Election Code Initiative: Restoring “against all” as a safeguard to crisis?

Election Code Initiative:  Restoring “against all” as a safeguard to crisis?

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A civil initiative is being formed currently in Armenia to re-introduce an “against all” choice section into the Election Code.


And it is important to have it done by the presidential elections to be held next year, as it is in that process that the section might play an important role and, as initiators believe, nullify post-election passions and tensions.

Victor Solakhyan


The idea was voiced by one of the creators of the initiative group, sociologist Victor Solakhyan, during the February 15 hearings in the parliament on changes in the Election Code.

“First of all, absence of this choice [on ballots] deprives a considerable share of Armenian citizens of the suffrage consolidated in the Constitution of Armenia, that is to say the right to express their attitude towards the nominated candidates,” says Solakhyan.

Moreover, he believes that by restoring that section it would be possible to actually prevent potential dramatic events during the post-election year. “The authorities should learn lessons from past mistakes, in order to avoid repetition of March events of 2008,” he says.

What can possibly be the connection between “against all” choice and the outbursts of violence on March 1, 2008?

“It might seem that this section is important only from a psychological viewpoint, and that it has no effect on the election results, however it is true only in case of proportionate parliamentary election. In all other cases – presidential, mayoral, local government elections – the presence of this section on the ballot in the first round might have a big impact on the election outcome and the voting processes,” Solakhyan explains.

In order to prove it he suggests a retrospective glance at the previous presidential election accompanied by the deadly post-election clashes.

The results of the first round distributed votes among the nine candidates as follows: Serzh Sargsyan – 862,000 (52.8%), Levon Ter-Petrosyan – 351,000(21.5%), Artur Baghdasaryan – 272,000 (16.7%) and further down came Vahan Hovhanissyan, Vazgen Manukyan, Tigran Karapetyan, etc.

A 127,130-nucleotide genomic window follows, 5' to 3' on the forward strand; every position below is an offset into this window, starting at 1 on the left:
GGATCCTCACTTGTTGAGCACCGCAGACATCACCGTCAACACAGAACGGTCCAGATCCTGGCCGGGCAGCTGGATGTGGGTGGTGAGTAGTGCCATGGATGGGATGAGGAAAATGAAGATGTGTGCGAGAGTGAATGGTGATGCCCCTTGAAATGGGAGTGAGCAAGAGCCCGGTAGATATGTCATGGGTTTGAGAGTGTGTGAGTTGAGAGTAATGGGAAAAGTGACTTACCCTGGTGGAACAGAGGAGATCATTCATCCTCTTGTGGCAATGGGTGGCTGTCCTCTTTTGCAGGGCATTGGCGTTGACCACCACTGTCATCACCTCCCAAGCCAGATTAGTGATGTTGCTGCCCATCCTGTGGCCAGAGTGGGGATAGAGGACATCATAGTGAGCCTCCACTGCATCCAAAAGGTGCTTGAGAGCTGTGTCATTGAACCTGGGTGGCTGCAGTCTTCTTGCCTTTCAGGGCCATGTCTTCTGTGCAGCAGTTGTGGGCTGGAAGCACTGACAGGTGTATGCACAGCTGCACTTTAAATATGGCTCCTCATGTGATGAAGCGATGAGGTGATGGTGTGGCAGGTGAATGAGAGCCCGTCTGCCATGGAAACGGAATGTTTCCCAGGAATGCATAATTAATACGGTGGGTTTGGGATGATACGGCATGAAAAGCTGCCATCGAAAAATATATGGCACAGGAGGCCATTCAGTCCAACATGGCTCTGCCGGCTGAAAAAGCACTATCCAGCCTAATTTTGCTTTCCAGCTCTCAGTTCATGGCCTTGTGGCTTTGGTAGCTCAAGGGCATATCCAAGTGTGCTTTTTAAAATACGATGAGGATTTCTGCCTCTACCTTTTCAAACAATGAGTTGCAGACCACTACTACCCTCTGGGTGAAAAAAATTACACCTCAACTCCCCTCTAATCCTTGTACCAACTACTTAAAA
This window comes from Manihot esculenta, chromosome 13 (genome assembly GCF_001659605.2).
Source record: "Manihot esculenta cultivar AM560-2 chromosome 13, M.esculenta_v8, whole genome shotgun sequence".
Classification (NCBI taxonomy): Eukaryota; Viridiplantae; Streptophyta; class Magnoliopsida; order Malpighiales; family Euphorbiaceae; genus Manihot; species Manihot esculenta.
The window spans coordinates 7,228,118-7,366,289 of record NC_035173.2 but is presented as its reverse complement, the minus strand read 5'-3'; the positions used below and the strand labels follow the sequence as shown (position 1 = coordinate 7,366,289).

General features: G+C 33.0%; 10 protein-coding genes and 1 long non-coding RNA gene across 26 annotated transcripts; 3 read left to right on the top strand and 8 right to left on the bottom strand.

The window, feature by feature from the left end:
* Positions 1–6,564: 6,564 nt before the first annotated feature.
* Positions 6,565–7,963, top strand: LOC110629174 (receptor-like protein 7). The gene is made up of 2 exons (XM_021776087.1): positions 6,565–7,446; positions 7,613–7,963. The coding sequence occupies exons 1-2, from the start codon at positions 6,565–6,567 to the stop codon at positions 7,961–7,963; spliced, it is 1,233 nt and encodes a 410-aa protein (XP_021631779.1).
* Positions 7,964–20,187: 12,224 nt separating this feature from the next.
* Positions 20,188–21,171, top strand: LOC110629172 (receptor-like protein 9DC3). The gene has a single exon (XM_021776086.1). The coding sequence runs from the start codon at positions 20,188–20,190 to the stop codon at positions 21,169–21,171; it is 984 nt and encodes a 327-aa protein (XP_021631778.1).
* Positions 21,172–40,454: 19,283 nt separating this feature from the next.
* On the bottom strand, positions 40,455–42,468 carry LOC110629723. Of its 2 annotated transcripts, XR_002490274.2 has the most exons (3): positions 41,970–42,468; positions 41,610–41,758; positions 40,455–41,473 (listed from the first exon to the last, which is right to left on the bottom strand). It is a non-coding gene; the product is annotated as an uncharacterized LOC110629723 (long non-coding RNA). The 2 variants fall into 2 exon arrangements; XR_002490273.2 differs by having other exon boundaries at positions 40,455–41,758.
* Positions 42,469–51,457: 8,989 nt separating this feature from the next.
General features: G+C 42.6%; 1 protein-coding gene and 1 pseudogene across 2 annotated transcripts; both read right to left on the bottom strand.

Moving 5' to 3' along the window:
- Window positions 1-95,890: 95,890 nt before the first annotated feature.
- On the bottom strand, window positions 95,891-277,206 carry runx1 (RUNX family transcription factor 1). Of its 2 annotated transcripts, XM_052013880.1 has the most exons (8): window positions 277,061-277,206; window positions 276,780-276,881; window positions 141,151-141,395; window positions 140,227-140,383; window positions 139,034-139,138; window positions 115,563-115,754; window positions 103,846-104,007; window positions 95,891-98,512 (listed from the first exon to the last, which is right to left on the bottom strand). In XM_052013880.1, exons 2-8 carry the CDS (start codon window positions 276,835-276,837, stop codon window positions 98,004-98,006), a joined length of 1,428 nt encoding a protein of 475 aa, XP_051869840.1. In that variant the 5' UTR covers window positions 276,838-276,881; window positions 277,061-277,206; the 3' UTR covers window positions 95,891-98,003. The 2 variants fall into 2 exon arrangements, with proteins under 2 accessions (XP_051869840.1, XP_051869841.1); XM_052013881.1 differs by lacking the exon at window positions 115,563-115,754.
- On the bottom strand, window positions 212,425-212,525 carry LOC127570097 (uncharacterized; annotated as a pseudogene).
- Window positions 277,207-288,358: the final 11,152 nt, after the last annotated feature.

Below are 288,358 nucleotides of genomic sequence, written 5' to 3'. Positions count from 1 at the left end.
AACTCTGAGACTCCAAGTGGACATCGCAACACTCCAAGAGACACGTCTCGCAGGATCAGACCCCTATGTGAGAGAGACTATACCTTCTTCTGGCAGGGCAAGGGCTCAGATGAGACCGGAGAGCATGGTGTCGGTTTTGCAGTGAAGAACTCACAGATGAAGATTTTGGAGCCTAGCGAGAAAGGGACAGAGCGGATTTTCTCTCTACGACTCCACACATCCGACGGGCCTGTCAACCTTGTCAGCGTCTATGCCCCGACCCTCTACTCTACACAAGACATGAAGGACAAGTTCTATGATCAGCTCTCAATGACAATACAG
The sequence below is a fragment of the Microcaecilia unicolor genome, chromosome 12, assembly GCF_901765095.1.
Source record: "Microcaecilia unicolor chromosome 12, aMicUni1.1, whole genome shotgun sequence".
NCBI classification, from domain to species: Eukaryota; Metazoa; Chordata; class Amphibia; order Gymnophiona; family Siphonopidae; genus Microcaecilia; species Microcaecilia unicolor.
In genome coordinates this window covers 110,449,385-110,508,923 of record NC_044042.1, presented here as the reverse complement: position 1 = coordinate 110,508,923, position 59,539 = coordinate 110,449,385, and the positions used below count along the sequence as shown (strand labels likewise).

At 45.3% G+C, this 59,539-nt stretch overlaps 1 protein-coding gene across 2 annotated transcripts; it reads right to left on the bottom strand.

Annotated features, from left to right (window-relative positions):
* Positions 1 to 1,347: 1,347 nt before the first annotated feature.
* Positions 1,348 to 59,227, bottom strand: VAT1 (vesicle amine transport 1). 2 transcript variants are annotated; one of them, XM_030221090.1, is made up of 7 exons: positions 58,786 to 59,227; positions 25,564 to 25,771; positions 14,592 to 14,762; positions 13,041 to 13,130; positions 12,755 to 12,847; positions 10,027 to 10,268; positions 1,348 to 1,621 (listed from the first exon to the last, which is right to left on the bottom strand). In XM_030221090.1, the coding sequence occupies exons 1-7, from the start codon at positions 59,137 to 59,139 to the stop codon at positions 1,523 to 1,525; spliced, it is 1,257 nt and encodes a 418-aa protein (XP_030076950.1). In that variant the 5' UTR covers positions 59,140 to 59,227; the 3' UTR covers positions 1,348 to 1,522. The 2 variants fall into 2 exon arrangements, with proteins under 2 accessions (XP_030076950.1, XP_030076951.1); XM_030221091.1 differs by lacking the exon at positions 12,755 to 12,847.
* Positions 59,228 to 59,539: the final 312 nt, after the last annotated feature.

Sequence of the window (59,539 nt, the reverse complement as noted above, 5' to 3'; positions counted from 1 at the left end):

“Everybody was quite aware that the candidate of the ruling authorities had received less than 50 percent of votes rather than the shown 52.8, and it was this knowledge that made people rally and demand a runoff. Of course, it’s another issue that during the days-long demonstrations Ter-Petrosyan successfully stirred up people’s outrage ‘adjusting’ it to his own interests and cultivate into people’s mind that those votes had been stolen only from him. As a consequence, we had the March events,” he says.

What would things look like if the “against all” was on the ballots?

“It's obvious that part of those who did not take part in the voting would have made use of that possibility [to vote “against all”], and a runoff would have been held.” And then, the expert says, Sargsyan's victory would have been unquestionable.

“In the runoff Sargsyan and Ter-Petrossyan would have received their votes from the first round, plus part of the votes given to the other candidates; the latter would have, most probably, been divided approximately half-and-half. A considerable part of those voters would not have turned up at all, as no country has “against all” on the ballots during a runoff,” explains the expert.

So far some twenty politicians and publicists of Armenia have given signatures of support to the initiative.